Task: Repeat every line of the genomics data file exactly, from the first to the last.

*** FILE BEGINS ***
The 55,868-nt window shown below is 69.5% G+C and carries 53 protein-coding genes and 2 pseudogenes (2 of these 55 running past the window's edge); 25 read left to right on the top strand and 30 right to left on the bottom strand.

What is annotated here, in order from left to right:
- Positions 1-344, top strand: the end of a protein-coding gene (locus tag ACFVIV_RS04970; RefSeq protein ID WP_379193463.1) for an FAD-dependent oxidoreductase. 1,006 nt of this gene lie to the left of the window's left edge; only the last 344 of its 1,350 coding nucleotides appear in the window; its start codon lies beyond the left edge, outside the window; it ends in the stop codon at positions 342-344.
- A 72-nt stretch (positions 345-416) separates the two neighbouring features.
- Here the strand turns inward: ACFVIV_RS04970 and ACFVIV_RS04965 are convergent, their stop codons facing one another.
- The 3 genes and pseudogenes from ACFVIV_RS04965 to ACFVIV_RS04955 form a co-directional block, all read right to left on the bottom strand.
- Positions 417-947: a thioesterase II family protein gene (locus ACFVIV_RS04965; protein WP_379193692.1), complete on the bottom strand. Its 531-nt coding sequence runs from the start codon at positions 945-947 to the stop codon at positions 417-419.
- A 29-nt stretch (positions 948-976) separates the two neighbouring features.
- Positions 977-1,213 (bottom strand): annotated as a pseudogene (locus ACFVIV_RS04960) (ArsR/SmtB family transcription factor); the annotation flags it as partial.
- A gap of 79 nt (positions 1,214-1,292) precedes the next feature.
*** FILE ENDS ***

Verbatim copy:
The 55,868-nt window shown below is 69.5% G+C and carries 53 protein-coding genes and 2 pseudogenes (2 of these 55 running past the window's edge); 25 read left to right on the top strand and 30 right to left on the bottom strand.

What is annotated here, in order from left to right:
- Positions 1-344, top strand: the end of a protein-coding gene (locus tag ACFVIV_RS04970; RefSeq protein ID WP_379193463.1) for an FAD-dependent oxidoreductase. 1,006 nt of this gene lie to the left of the window's left edge; only the last 344 of its 1,350 coding nucleotides appear in the window; its start codon lies beyond the left edge, outside the window; it ends in the stop codon at positions 342-344.
- A 72-nt stretch (positions 345-416) separates the two neighbouring features.
- Here the strand turns inward: ACFVIV_RS04970 and ACFVIV_RS04965 are convergent, their stop codons facing one another.
- The 3 genes and pseudogenes from ACFVIV_RS04965 to ACFVIV_RS04955 form a co-directional block, all read right to left on the bottom strand.
- Positions 417-947: a thioesterase II family protein gene (locus ACFVIV_RS04965; protein WP_379193692.1), complete on the bottom strand. Its 531-nt coding sequence runs from the start codon at positions 945-947 to the stop codon at positions 417-419.
- A 29-nt stretch (positions 948-976) separates the two neighbouring features.
- Positions 977-1,213 (bottom strand): annotated as a pseudogene (locus ACFVIV_RS04960) (ArsR/SmtB family transcription factor); the annotation flags it as partial.
- A gap of 79 nt (positions 1,214-1,292) precedes the next feature.